The $10,000 Question: Play Day 1A or Wait for Bigger Fields?

Erik Seidel prefers to have a well-rested Main Event run.

Erik Seidel prefers to have a well-rested Main Event run.

Since the World Series of Poker Main Event went to multiple starting days in 2004, there’s long been a question of which day was the best to play. The answers vary just as much as the players do.

Over the last ten years Day 1A has historically been the smallest field- save for 2008 and 2009 when Day 1B fell on the July 4th holiday and many American players chose to salute Old Glory rather than take their shot at poker glory.

Sunday looks to be the third triple-digit number Day 1 field in the last four years (a rough estimate of 700 players for Sunday) – not a healthy sign. This year’s starting flights are on the heels of the Fourth of July holiday, where some years, 2009 and 2008 flights on July 4 and drew 873 and 1,158 respectively.

Jeremy Ausmus wanted to take advantage of the holiday hangover. “I thought this would be a good day to play for a couple of reasons – I figured a lot of the young good players partied all day yesterday and wouldn’t be here. I also feel like that a lot recreational players have to work Monday so they’d try their shot on Sunday. If they make it through they can take some days off later.”

“I don’t even know what day I played last year – I don’t put a ton of thought into what day I play,” Ausmus continued. “I feel like a a lot of pros, well poker players in general, procrastinate all the time and they’ll play the last day. I was going to play cash but changed my mind this morning.”

Las Vegas local, Mike Clark chose to use Day 1A as his shot. “I played because it’s a weekend and I have to work during the week – this isn’t a real job for me, it’s my hobby. I live in Vegas so I don’t have a whole lot of plans that I have to fly around for.”

2012 November Niner Steven Gee picked Day 1A as a superstitious habit. “Poker is a game of skill, right? Well I always play Day 1A because I’m superstitious. I did it initially in case I made a deep run so I have time to rest on my days off. It’s hard to change that now.”

Some players want to set up a well-rested Main Event Run. “I just like having days off,” said Erik Seidel. “I like to have as many days off as possible, I thought I’d get Day 1 out of the way.”

Poker Hall of Famer and seven-time bracelet winner Billy Baxter said, “Because I’m at the point in my life where it’s so grinding to try and win something like this it’s silly. The young guys have the advantage. The Main Event isn’t the problem – all the prelim events are brutal when you’re old. The Main is not so bad, I figure if I get through now I get two days off and that’s my main reason – to get through.”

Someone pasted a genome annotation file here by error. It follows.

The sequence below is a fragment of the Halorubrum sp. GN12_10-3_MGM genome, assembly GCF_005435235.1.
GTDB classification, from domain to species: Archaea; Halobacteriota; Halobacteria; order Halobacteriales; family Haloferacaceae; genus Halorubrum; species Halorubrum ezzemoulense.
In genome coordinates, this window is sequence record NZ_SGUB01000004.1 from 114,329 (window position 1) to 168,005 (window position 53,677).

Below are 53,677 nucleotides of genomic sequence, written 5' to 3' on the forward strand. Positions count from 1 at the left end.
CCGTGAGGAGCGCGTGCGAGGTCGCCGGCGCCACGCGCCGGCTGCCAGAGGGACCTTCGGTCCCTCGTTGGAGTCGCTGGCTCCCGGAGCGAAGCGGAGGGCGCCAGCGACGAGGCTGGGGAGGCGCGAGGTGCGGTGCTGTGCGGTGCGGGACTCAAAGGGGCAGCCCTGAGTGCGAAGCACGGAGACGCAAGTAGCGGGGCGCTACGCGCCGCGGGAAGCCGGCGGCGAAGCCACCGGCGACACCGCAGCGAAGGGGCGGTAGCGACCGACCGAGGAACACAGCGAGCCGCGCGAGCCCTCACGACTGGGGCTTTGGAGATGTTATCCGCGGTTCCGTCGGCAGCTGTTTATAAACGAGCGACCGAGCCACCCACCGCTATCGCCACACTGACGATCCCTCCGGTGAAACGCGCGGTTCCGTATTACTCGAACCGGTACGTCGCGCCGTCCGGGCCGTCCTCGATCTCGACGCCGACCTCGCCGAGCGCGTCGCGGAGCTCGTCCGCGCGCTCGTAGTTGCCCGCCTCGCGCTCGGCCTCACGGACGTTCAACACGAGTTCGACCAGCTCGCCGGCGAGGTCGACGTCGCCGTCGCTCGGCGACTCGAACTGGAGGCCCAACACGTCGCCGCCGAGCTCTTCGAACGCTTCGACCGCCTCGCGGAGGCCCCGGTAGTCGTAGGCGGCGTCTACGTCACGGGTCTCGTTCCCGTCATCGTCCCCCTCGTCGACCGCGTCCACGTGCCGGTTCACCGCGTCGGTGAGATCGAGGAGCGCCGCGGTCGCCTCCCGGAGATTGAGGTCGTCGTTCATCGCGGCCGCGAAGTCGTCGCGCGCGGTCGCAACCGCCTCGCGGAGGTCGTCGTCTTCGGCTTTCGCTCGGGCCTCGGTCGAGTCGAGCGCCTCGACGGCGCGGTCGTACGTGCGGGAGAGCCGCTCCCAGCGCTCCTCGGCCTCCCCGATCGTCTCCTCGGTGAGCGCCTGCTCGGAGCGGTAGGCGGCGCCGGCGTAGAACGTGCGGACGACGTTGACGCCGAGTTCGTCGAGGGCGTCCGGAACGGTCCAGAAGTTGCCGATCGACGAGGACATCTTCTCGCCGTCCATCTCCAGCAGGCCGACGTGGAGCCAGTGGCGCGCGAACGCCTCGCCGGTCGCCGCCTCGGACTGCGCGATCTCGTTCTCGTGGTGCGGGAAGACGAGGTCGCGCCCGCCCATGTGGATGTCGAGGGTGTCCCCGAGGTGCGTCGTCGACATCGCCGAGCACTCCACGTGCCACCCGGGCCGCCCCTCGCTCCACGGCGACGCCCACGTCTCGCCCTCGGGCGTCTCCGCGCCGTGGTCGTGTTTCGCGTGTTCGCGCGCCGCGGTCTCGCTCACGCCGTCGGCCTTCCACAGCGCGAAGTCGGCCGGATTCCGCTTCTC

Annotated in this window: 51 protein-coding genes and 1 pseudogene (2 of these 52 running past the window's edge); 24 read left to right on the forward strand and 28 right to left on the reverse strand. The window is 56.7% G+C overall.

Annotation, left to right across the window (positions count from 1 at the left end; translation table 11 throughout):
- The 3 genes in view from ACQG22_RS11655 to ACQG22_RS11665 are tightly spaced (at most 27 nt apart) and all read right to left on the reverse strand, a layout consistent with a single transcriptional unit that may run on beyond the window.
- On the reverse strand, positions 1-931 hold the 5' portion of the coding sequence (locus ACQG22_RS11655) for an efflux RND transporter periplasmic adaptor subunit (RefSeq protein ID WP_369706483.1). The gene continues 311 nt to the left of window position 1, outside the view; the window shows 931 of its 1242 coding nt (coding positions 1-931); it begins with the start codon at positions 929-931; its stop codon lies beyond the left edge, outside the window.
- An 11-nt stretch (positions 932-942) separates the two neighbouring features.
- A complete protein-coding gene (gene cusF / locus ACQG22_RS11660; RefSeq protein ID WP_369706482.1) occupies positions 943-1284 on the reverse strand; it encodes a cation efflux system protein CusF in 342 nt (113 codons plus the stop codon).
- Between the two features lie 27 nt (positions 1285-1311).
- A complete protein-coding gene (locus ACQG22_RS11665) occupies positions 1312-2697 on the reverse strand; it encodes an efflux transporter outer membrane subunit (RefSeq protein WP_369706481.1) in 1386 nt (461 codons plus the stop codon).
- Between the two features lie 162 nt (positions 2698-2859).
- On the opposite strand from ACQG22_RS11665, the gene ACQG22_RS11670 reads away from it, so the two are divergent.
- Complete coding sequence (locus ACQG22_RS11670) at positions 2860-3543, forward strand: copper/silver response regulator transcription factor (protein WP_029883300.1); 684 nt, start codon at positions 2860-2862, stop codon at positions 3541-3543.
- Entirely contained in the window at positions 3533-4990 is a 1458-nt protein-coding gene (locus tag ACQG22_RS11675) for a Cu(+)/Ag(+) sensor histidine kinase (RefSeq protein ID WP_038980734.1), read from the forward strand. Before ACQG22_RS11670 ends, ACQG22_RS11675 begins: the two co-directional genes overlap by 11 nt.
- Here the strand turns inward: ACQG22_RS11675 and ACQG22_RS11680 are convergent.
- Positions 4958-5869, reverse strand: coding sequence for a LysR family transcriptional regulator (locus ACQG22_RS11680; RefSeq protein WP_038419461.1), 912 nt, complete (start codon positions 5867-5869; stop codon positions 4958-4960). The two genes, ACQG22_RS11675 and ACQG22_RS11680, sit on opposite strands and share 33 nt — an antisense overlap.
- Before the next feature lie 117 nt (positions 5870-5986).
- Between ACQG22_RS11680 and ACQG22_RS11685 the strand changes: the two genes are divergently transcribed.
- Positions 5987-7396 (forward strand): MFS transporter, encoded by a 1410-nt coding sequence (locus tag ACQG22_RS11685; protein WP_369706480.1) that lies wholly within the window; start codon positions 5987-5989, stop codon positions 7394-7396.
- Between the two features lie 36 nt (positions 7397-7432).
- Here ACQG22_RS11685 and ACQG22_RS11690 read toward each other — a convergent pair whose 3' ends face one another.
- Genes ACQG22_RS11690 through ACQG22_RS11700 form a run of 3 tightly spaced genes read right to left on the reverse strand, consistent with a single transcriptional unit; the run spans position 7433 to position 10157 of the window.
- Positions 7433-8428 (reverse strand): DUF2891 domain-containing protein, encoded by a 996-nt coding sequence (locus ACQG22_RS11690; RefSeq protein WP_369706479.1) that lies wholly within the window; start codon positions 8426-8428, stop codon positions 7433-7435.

Mike Matusow candidly rattled of his reasons, with little care that his tablemates were within earshot. “Because all the pros play on Day 3 and since my health isn’t in the greatest shape. I only have to play two out of five days to get to Day 3 instead of six out of seven. Besides 95% of the field aren’t pros and I have a table full of monkeys.”

Historical WSOP Main Event Day 1As

  • 2014 – Saturday, July 5 – 771 entrants
  • 2013 – Saturday, July 6 – 943 entrants
  • 2012 – Saturday, July 7 – 1,066 entrants
  • 2011 – Thursday, July 7 – 897 entrants*
  • 2010 – Monday, July 5 – 1,1125 entrants*
  • 2009 – Friday, July 3 – 1,116 entrants*
  • 2008 – Friday, July 3 – 1,297 entrants*
  • 2007 – Friday, July 6 – 1,287 entrants*
  • 2006 – Friday, July 28 – 2,135 entrants*
  • 2005 – Thursday, July 7 – 1,885 entants
  • 2004 – Saturday, May 22 – ~1,200 entrants

*denotes when the WSOP Main Event offered four starting days.

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Paul Oresteen

Senior Writer: Paul Oresteen originally joined BLUFF in 2008 as an intern. He covered two World Series of Poker’s before leaving to join PokerNews.com. After a two year hiatus Oresteen returned to BLUFF in November 2012. Since starting as a poker journalist Oresteen has covered the World Series of Poker, WSOP Circuit, World Poker Tour and European Poker Tour. He graduated from Georgia State University with a B.A. in Communications in 2008.
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